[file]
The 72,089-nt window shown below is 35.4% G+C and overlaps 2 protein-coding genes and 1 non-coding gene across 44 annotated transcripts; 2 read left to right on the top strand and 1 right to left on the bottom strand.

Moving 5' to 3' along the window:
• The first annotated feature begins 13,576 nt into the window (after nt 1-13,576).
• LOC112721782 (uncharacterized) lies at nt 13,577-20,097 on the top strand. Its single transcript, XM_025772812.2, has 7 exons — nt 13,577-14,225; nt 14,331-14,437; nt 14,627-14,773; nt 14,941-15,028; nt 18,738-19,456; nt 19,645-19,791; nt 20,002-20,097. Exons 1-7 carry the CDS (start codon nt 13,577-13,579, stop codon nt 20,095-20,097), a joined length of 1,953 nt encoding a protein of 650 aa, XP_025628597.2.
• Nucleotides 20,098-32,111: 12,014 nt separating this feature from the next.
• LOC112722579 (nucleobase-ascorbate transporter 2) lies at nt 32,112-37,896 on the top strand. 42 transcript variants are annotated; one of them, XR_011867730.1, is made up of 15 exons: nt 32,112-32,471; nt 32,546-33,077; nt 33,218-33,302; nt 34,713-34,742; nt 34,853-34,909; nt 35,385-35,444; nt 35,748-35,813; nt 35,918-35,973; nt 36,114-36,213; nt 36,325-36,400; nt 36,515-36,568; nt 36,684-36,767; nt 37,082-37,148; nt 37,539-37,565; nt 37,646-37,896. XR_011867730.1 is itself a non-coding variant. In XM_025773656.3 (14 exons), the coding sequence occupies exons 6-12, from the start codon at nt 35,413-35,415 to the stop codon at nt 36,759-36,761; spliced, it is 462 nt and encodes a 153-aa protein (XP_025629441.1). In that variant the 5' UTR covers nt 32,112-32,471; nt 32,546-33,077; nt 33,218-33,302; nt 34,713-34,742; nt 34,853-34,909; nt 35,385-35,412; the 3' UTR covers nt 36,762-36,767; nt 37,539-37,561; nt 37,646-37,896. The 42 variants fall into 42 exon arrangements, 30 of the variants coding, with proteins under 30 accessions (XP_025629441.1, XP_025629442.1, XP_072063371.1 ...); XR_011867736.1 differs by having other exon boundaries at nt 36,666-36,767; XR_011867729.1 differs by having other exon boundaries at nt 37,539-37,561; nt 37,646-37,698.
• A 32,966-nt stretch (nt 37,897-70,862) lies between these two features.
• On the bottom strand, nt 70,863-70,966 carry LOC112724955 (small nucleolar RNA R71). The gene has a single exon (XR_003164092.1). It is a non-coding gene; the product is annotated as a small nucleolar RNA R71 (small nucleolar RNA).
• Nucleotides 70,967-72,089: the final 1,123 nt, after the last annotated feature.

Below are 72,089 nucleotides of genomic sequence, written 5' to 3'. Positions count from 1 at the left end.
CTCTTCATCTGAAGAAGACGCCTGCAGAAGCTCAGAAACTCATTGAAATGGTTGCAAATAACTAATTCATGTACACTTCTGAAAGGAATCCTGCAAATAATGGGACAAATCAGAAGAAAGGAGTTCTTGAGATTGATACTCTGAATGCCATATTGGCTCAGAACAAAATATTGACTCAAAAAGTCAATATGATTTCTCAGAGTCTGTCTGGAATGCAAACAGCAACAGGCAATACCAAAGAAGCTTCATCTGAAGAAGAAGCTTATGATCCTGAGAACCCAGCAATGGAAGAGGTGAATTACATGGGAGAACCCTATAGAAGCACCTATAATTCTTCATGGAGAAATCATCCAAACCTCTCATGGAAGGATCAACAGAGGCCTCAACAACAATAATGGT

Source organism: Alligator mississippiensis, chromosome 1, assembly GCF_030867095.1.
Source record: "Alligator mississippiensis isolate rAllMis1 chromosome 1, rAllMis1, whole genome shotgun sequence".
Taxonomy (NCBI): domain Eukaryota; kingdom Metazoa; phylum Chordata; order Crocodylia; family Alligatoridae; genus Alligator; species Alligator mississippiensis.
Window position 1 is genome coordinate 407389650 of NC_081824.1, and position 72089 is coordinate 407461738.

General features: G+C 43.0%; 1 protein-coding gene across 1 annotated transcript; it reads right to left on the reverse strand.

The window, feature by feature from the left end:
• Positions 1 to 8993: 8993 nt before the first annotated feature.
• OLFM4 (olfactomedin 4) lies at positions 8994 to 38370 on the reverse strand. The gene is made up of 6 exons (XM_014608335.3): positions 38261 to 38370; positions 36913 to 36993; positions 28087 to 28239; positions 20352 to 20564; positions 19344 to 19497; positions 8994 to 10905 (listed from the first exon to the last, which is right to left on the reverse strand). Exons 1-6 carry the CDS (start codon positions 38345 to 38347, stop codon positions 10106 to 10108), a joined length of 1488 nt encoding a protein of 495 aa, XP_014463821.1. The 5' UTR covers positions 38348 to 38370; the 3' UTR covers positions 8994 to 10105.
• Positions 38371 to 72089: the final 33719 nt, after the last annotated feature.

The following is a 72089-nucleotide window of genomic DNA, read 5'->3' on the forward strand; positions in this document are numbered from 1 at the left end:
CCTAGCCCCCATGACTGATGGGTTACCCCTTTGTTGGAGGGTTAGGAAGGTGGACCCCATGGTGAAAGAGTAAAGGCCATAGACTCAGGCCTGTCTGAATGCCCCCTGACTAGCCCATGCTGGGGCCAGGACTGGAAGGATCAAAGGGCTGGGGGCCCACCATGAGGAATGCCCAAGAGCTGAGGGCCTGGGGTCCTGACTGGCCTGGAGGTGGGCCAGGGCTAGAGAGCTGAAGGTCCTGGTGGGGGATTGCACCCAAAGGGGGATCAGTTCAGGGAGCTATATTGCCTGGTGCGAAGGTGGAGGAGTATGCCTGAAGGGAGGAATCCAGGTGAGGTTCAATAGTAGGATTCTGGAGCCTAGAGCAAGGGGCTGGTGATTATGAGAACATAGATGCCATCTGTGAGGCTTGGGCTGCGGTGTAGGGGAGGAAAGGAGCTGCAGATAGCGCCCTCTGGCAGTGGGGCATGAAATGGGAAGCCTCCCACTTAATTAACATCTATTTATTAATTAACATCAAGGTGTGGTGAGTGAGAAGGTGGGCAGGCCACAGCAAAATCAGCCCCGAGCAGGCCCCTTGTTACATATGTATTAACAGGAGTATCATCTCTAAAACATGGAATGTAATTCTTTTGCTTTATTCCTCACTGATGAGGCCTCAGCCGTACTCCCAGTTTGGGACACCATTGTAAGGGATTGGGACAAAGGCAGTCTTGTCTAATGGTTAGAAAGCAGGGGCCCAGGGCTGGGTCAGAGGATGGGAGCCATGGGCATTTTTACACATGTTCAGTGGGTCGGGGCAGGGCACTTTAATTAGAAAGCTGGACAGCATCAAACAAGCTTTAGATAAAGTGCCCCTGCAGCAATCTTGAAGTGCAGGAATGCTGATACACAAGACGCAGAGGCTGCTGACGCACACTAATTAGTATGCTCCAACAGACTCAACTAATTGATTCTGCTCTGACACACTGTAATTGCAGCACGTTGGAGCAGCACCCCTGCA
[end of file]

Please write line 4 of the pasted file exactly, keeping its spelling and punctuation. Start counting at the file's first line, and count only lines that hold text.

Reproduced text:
• LOC112721782 (uncharacterized) lies at nt 13,577-20,097 on the top strand. Its single transcript, XM_025772812.2, has 7 exons — nt 13,577-14,225; nt 14,331-14,437; nt 14,627-14,773; nt 14,941-15,028; nt 18,738-19,456; nt 19,645-19,791; nt 20,002-20,097. Exons 1-7 carry the CDS (start codon nt 13,577-13,579, stop codon nt 20,095-20,097), a joined length of 1,953 nt encoding a protein of 650 aa, XP_025628597.2.